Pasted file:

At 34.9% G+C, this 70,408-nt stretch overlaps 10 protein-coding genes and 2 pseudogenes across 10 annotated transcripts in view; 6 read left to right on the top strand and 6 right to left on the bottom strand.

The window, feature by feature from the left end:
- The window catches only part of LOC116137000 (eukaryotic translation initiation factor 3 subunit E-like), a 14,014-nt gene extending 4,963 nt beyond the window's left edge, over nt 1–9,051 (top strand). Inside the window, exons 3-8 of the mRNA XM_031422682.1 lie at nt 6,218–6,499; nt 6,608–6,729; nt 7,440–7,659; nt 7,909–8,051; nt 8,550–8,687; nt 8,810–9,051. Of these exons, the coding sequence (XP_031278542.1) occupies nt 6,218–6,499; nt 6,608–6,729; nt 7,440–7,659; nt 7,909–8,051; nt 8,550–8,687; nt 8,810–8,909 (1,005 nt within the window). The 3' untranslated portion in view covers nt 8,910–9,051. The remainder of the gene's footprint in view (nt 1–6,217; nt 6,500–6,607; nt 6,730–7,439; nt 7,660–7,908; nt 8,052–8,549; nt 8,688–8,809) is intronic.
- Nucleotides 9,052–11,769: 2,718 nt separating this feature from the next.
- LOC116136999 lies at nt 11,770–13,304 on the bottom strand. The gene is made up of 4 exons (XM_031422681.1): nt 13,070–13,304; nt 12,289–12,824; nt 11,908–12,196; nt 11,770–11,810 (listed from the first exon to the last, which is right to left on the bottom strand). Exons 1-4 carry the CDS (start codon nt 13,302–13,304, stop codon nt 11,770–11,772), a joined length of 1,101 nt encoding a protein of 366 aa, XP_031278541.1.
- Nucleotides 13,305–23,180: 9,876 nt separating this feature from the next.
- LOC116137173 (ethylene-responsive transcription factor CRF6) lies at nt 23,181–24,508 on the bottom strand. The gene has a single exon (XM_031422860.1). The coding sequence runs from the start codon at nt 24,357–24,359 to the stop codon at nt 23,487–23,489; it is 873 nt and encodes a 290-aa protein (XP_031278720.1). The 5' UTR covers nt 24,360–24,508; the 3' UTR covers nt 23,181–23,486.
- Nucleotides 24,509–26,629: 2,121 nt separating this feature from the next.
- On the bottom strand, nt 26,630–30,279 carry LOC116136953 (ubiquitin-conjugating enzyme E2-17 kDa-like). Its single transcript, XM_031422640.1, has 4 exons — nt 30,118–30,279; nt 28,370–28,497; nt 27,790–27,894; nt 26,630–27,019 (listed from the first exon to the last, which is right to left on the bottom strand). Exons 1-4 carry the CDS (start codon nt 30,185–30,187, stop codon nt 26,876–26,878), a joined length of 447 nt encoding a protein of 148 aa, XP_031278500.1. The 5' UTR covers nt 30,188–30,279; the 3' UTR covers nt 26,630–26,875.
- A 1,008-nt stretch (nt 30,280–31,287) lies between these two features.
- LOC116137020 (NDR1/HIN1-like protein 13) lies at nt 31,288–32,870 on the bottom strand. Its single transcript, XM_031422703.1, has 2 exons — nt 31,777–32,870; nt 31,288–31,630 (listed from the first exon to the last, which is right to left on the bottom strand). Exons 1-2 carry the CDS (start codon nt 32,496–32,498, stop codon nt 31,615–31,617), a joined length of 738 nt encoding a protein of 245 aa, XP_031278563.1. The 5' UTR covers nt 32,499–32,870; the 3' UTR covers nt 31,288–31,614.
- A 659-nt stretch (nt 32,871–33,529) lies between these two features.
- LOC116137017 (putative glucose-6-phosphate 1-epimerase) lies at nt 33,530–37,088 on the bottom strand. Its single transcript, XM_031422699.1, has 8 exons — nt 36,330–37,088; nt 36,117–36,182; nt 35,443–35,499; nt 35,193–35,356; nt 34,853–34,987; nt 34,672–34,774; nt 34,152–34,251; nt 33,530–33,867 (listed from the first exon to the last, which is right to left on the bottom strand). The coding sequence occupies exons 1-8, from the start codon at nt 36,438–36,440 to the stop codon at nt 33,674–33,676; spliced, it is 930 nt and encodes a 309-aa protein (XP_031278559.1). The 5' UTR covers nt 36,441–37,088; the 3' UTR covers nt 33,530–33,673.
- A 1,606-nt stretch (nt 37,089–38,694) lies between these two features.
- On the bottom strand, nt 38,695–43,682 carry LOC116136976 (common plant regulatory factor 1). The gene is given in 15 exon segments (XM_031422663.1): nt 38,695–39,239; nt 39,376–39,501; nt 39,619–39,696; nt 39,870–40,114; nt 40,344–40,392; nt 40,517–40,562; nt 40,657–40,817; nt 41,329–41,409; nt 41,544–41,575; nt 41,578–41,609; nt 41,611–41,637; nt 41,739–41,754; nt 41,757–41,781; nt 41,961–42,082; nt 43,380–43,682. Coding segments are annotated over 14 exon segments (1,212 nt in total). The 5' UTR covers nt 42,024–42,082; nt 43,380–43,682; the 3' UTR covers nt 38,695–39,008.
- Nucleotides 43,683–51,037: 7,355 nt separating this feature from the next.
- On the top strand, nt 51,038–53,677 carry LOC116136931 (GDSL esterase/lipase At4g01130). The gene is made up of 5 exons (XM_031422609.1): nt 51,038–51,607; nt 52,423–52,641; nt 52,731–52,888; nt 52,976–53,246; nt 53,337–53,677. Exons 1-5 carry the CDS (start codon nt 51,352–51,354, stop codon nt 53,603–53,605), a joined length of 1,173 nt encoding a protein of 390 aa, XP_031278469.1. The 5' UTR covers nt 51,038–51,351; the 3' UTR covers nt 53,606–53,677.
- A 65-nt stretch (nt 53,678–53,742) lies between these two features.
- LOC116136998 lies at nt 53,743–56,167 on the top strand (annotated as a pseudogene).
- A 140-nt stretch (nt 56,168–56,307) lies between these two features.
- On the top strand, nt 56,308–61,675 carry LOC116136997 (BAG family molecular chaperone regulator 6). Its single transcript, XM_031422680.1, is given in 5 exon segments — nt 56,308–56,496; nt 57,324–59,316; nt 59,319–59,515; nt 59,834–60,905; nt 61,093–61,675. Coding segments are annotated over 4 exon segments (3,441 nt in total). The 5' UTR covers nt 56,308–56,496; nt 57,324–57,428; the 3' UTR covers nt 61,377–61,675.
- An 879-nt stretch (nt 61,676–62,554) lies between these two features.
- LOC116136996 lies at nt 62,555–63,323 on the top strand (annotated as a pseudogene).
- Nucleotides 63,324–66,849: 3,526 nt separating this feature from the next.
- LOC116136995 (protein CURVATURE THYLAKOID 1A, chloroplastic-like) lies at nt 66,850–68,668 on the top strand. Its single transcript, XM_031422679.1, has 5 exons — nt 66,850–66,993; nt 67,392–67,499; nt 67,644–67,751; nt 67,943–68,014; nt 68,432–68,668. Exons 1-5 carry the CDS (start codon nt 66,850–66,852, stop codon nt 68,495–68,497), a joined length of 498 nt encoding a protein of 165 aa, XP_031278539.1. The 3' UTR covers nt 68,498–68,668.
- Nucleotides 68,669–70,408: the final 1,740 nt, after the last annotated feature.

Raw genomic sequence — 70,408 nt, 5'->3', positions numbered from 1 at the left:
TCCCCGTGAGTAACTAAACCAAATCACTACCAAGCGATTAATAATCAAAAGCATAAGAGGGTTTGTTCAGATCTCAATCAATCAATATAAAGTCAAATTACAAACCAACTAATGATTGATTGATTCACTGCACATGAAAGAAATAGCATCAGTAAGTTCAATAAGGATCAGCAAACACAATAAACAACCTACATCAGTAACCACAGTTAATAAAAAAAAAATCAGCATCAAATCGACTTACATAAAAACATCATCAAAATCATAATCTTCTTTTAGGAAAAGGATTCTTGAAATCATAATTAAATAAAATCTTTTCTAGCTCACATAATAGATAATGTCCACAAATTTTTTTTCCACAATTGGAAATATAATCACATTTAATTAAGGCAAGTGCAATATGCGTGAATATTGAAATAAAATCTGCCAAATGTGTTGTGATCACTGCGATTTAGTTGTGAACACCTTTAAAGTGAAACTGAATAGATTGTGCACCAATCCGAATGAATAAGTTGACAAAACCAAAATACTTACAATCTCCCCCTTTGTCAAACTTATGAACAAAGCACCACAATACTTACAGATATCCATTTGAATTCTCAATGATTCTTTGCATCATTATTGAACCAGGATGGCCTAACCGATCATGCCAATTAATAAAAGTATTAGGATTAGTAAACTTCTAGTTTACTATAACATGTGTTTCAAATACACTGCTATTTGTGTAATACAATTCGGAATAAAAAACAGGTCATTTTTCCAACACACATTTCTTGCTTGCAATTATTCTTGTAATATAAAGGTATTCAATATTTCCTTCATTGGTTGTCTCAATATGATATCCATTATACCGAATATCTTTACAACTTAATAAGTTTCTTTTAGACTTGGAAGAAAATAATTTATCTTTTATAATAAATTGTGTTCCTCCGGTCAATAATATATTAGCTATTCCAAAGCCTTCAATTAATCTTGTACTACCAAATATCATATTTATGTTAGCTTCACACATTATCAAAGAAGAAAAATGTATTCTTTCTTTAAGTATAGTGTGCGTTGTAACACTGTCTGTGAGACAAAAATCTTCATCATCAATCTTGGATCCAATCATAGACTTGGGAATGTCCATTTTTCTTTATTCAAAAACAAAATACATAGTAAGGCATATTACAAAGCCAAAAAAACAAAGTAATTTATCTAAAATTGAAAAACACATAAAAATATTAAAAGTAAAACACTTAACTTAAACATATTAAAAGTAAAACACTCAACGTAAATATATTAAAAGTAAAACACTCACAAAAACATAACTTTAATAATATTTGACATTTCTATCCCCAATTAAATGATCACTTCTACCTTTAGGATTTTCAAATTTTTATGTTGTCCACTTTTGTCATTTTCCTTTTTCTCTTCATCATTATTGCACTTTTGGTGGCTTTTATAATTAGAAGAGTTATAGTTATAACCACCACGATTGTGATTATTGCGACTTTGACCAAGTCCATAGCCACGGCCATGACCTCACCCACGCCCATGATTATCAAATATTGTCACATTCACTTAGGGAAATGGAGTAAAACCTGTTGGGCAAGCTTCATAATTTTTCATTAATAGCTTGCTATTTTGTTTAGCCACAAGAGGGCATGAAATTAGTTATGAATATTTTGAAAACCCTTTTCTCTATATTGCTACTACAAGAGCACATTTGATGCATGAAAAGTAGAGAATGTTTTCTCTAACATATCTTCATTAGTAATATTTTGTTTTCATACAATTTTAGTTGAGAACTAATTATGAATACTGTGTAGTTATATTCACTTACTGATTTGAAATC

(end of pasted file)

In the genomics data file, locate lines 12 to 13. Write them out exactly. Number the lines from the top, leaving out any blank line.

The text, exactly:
- A 659-nt stretch (nt 32,871–33,529) lies between these two features.
- LOC116137017 (putative glucose-6-phosphate 1-epimerase) lies at nt 33,530–37,088 on the bottom strand. Its single transcript, XM_031422699.1, has 8 exons — nt 36,330–37,088; nt 36,117–36,182; nt 35,443–35,499; nt 35,193–35,356; nt 34,853–34,987; nt 34,672–34,774; nt 34,152–34,251; nt 33,530–33,867 (listed from the first exon to the last, which is right to left on the bottom strand). The coding sequence occupies exons 1-8, from the start codon at nt 36,438–36,440 to the stop codon at nt 33,674–33,676; spliced, it is 930 nt and encodes a 309-aa protein (XP_031278559.1). The 5' UTR covers nt 36,441–37,088; the 3' UTR covers nt 33,530–33,673.